Pakistan's 'image deficit' affecting flood aid

UN and aid groups note the lack of international response to Pakistan's devastating floods.
Flood victims fight over a bag of flour distributed by a charity organization in a relief camp on the outskirts of Karachi. (Athar Hussain/Reuters)

One week after launching its appeal for the Haiti earthquake in January, the Humanitarian Coalition in Canada had raised $3.5 million.

Now, a week after a similar campaign for the devastating floods in Pakistan, the coalition has received only $200,000 in public donations.

World Vision Canada has seen much the same response. In two weeks of fundraising for the Haiti earthquake, the group raised $10 million in Canada. But as of today, Canadians have donated only $313,000 to World Vision for the Pakistan flood victims.

In recent days, aid agencies have begun voicing their concerns over the slow donor response to the Pakistan floods.

Canadians, it seems, have been far less generous than in the past, despite the UN saying the number of people suffering from the massive floods — an estimated 20 million — could exceed the combined total of the 2004 Indian Ocean tsunami, the 2010 Haiti earthquake and the 2005 Kashmir earthquake.

The reasons for this, aid groups suggest, include the relatively low, reported death toll of 1,600 as well as the slow onset of the flooding compared with the more dramatic earthquakes and tsunami.

Relatively low-key coverage in the international media and a lack of celebrity involvement has also kept the flood disaster off many potential donors' radar, Molly Kinder, a Pakistan aid expert with the Washington-based Center for Global Development told The Associated Press.

There may also be concerns about how the aid money will be used.

"We often note an image deficit with regards to Pakistan among Western public opinion," said Elizabeth Byrs, a spokeswoman at the UN Office for the Co-ordination of Humanitarian Affairs.

"As a result," she added, "Pakistan is among countries that are poorly financed, like Yemen."

'One fifth of the country'

The floods began in northwest Pakistan more than two weeks ago and have spread throughout the country.

Current estimates suggest as many as 20 million people and 160,000 square kilometres of land — about 20 per cent of the country — have been affected.

Aid agencies are working with government officials to assess the damage and deliver humanitarian assistance, but bad weather and damaged infrastructure are creating challenges for aid organizations.

Islamic Relief Canada said the reported death toll does not reflect the devastation that has been inflicted on people in the affected regions.

UN Secretary General Ban Ki-moon said Sunday that the flooding in Pakistan is the worst disaster he has ever seen. "This has been a heart-wrenching day for me," he said.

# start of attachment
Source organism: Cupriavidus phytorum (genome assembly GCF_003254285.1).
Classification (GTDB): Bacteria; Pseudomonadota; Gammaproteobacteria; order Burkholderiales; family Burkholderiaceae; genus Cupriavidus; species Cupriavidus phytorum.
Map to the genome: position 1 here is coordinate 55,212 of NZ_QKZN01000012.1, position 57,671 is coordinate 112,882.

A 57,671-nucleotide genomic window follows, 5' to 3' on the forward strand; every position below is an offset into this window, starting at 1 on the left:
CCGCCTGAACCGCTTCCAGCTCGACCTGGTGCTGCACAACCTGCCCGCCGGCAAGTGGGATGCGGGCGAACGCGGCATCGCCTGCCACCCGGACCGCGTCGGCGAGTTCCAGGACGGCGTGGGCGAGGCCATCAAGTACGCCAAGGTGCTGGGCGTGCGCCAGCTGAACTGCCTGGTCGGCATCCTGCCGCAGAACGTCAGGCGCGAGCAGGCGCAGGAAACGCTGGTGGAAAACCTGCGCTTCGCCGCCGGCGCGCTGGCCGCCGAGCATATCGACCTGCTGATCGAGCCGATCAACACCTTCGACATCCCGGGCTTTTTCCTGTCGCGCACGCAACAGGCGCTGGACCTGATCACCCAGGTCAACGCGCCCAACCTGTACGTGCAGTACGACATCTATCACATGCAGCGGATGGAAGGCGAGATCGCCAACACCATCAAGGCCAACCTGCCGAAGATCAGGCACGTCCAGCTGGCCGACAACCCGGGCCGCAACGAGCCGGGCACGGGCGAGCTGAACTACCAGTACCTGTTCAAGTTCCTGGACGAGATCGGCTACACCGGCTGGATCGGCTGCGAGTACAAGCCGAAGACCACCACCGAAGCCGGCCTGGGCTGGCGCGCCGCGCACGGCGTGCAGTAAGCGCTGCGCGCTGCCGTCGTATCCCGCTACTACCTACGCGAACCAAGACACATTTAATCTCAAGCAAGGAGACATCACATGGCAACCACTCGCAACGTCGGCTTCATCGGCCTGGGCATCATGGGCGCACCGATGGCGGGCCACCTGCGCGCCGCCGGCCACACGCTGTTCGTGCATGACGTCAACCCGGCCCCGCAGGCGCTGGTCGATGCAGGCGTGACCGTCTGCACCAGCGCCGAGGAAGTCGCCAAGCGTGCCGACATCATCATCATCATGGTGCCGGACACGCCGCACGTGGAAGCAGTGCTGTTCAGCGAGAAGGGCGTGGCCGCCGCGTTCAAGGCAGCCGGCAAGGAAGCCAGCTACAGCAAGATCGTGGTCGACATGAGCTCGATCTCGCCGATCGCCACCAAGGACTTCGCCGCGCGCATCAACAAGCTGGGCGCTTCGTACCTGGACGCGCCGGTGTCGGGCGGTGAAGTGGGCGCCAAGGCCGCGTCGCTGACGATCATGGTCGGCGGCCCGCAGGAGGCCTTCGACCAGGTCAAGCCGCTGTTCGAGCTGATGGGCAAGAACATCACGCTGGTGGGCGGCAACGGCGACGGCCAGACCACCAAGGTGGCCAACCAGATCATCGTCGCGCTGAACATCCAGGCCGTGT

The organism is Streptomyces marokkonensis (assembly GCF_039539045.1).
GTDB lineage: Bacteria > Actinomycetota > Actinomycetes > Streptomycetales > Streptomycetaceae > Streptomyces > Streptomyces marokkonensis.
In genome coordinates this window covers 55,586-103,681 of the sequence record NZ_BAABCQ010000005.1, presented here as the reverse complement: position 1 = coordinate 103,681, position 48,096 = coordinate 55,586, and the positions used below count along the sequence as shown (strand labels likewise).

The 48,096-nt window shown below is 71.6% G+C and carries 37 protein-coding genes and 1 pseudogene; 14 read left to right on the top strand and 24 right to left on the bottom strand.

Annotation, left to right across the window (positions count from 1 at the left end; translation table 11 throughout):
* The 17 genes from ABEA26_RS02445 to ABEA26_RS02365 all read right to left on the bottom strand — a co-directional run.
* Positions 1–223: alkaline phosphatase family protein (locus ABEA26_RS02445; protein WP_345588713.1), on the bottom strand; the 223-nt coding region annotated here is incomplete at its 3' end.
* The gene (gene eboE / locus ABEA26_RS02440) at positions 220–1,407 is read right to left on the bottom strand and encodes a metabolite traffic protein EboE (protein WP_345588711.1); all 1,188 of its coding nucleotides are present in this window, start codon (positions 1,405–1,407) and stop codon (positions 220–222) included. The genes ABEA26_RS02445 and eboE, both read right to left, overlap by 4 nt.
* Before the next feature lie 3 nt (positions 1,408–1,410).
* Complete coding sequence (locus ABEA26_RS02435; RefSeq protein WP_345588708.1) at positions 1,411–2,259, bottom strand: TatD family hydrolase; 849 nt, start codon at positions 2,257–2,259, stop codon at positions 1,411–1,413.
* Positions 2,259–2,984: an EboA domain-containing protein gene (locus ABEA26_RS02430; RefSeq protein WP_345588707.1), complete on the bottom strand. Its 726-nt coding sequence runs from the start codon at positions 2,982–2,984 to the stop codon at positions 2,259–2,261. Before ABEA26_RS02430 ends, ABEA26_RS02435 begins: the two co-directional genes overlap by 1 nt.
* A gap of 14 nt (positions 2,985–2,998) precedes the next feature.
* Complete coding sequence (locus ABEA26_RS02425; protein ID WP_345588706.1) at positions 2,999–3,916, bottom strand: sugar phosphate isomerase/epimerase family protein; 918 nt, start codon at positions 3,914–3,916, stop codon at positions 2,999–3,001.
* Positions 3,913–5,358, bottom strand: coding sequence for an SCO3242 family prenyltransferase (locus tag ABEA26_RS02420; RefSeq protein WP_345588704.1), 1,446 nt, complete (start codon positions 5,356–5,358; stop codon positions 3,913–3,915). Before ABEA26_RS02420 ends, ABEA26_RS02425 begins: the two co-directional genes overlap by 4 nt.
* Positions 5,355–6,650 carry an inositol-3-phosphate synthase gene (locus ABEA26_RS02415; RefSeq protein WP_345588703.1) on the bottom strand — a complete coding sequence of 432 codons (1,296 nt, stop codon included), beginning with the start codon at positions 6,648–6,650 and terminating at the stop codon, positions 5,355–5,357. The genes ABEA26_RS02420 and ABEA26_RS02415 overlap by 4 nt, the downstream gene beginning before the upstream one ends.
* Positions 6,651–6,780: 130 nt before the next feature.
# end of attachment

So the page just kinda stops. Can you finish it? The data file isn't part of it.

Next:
"I will never forget the destruction and suffering I have witnessed today. In the past, I have witnessed many natural disasters around the world, but nothing like this."

The UN has been struggling to obtain $460 million US to provide emergency aid. Only 20 per cent of the money has been pledged since the appeal was launched on Aug. 11.

United States biggest donor

The U.S. has been the largest international donor. It has pledged $76 million in assistance. Eighteen U.S. military and civilian aircrafts are also being used to support relief operations.

"We've continued to increase our level of support and commitment to the relief operations there," Pentagon spokesman Bryan Whitman said.

Care Canada's communications manager, Kieran Green, blames the lazy days of summer for the lukewarm response to the disaster.

"People are not around and may not be paying attention to the news to understand how widespread the devastation really is."

Red Cross Canada has received $540,000 in donations to date.

"It is slightly lower than we have seen in the past for other disasters but this crisis is due to a series of floods that have been taking place over a three-week period. It does not have the same impact as when you see a disaster like an earthquake, which has an immediate cause and effect," said Pam Aung Thin, a spokesperson for Red Cross Canada.

Steady rise in donations

Robert Fox, executive director of Oxfam Canada said the group is now beginning to see a steady rise in donations.

"While the initial support from the Canadian government was modest, the increase from $2 million to $35 million is a positive sign and helped underline for the public the severity of the situation in Pakistan," he said. "Increased media attention has also drawn the public's attention."

Dave Toycen, the president of World Vision Canada, said people have raised concerns over whether the aid would get through and if it would be effectively used.

"The government has made it easier for aid workers and journalists to get in and we will be able to provide more evidence-based assurance on how the funds are being used and be able to show that those who need the relief are getting it."

Toycen acknowledged the reasons for the lower rate of donations but said, "I don't think any of these justify as reasons not to help."